# 1.1: Layers

$$\newcommand{\vecs}[1]{\overset { \scriptstyle \rightharpoonup} {\mathbf{#1}} }$$

$$\newcommand{\vecd}[1]{\overset{-\!-\!\rightharpoonup}{\vphantom{a}\smash {#1}}}$$

$$\newcommand{\id}{\mathrm{id}}$$ $$\newcommand{\Span}{\mathrm{span}}$$

( \newcommand{\kernel}{\mathrm{null}\,}\) $$\newcommand{\range}{\mathrm{range}\,}$$

$$\newcommand{\RealPart}{\mathrm{Re}}$$ $$\newcommand{\ImaginaryPart}{\mathrm{Im}}$$

$$\newcommand{\Argument}{\mathrm{Arg}}$$ $$\newcommand{\norm}[1]{\| #1 \|}$$

$$\newcommand{\inner}[2]{\langle #1, #2 \rangle}$$

$$\newcommand{\Span}{\mathrm{span}}$$

$$\newcommand{\id}{\mathrm{id}}$$

$$\newcommand{\Span}{\mathrm{span}}$$

$$\newcommand{\kernel}{\mathrm{null}\,}$$

$$\newcommand{\range}{\mathrm{range}\,}$$

$$\newcommand{\RealPart}{\mathrm{Re}}$$

$$\newcommand{\ImaginaryPart}{\mathrm{Im}}$$

$$\newcommand{\Argument}{\mathrm{Arg}}$$

$$\newcommand{\norm}[1]{\| #1 \|}$$

$$\newcommand{\inner}[2]{\langle #1, #2 \rangle}$$

$$\newcommand{\Span}{\mathrm{span}}$$ $$\newcommand{\AA}{\unicode[.8,0]{x212B}}$$

$$\newcommand{\vectorA}[1]{\vec{#1}} % arrow$$

$$\newcommand{\vectorAt}[1]{\vec{\text{#1}}} % arrow$$

$$\newcommand{\vectorB}[1]{\overset { \scriptstyle \rightharpoonup} {\mathbf{#1}} }$$

$$\newcommand{\vectorC}[1]{\textbf{#1}}$$

$$\newcommand{\vectorD}[1]{\overrightarrow{#1}}$$

$$\newcommand{\vectorDt}[1]{\overrightarrow{\text{#1}}}$$

$$\newcommand{\vectE}[1]{\overset{-\!-\!\rightharpoonup}{\vphantom{a}\smash{\mathbf {#1}}}}$$

$$\newcommand{\vecs}[1]{\overset { \scriptstyle \rightharpoonup} {\mathbf{#1}} }$$

$$\newcommand{\vecd}[1]{\overset{-\!-\!\rightharpoonup}{\vphantom{a}\smash {#1}}}$$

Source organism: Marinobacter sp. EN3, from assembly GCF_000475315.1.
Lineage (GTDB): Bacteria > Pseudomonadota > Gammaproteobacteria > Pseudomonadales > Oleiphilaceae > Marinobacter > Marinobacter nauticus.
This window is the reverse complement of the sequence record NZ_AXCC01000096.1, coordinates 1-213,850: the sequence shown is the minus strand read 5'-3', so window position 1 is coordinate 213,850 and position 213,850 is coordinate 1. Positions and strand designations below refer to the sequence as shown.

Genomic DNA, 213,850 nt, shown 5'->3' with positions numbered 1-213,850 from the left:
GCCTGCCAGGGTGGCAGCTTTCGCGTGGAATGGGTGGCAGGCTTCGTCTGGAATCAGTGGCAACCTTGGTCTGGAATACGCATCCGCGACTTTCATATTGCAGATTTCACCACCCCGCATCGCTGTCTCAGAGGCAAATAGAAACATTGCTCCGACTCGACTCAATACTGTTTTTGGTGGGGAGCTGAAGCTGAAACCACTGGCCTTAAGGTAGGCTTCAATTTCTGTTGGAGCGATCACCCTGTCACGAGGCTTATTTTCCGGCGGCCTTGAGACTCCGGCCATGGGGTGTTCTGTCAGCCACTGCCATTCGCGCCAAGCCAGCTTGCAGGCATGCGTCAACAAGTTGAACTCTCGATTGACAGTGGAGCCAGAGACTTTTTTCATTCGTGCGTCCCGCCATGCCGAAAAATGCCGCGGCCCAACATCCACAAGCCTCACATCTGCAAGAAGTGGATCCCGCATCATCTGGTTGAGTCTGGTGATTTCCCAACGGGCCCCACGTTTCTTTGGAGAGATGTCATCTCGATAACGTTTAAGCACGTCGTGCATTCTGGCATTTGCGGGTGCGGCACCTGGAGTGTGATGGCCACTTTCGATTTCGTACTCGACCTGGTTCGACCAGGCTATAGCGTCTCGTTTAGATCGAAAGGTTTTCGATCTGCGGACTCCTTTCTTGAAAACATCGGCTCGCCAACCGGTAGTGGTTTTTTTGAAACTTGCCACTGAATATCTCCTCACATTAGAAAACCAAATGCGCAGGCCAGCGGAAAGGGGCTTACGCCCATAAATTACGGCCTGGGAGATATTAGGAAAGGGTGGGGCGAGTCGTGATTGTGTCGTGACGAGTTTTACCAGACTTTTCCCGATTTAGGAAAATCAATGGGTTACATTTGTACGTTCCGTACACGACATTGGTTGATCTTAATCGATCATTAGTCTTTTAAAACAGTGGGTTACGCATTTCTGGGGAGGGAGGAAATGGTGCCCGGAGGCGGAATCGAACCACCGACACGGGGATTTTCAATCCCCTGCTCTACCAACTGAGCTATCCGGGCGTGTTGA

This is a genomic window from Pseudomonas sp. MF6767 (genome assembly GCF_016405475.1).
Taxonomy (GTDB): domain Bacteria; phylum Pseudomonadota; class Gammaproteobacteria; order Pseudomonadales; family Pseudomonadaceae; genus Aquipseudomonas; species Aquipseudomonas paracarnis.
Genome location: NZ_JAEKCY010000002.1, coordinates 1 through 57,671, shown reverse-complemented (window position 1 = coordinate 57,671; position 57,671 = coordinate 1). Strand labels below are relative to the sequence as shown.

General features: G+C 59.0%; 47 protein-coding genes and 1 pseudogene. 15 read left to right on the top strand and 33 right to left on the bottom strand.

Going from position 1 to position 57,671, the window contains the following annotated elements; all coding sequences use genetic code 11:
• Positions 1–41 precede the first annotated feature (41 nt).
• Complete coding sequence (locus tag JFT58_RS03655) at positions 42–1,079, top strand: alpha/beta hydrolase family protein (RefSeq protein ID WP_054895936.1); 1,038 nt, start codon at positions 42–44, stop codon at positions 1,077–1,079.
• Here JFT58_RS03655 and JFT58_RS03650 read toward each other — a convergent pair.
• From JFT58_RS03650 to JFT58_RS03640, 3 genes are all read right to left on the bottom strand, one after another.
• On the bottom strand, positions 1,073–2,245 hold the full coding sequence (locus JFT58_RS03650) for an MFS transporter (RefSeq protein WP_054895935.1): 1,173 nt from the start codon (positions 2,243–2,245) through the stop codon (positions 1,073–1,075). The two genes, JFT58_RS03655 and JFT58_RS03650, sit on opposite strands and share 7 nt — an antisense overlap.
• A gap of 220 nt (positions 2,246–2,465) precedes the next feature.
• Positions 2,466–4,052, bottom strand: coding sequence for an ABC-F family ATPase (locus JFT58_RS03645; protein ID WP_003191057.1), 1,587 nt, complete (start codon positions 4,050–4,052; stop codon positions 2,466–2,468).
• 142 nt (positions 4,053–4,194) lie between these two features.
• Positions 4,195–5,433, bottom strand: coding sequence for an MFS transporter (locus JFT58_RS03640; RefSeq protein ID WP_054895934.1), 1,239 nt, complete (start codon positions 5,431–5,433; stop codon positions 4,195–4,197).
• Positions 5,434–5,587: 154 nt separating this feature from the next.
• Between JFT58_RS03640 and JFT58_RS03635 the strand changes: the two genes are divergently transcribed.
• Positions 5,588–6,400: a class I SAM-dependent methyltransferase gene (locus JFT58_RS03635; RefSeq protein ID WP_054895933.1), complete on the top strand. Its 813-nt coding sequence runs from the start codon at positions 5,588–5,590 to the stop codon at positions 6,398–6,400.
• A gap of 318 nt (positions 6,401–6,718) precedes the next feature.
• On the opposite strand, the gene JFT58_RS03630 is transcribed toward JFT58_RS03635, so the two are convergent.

These three topics – LANs, IP and TCP – are often called layers; they constitute the Link layer, the Internetwork layer, and the Transport layer respectively. Together with the Application layer (the software you use), these form the “four-layer model” for networks. A layer, in this context, corresponds strongly to the idea of a programming interface or library, with the understanding that a given layer communicates directly only with the two layers immediately above and below it. An application hands off a chunk of data to the TCP library, which in turn makes calls to the IP library, which in turn calls the LAN layer for actual delivery. An application does not interact directly with the IP and LAN layers at all.

The LAN layer is in charge of actual delivery of packets, using LAN-layer-supplied addresses. It is often conceptually subdivided into the “physical layer” dealing with, eg, the analog electrical, optical or radio signaling mechanisms involved, and above that an abstracted “logical” LAN layer that describes all the digital – that is, non-analog – operations on packets (Section 2.1.4). The physical layer is generally of direct concern only to those designing LAN hardware; the kernel software interface to the LAN corresponds to the logical LAN layer.

This LAN physical/logical division gives us the Internet five-layer model. This is less a formal hierarchy as an ad hoc classification method. We will return to this below in 1.15 IETF and OSI, where we will also introduce two more rather obscure layers that complete the seven-layer model.

This page titled 1.1: Layers is shared under a CC BY-NC-ND license and was authored, remixed, and/or curated by Peter Lars Dordal.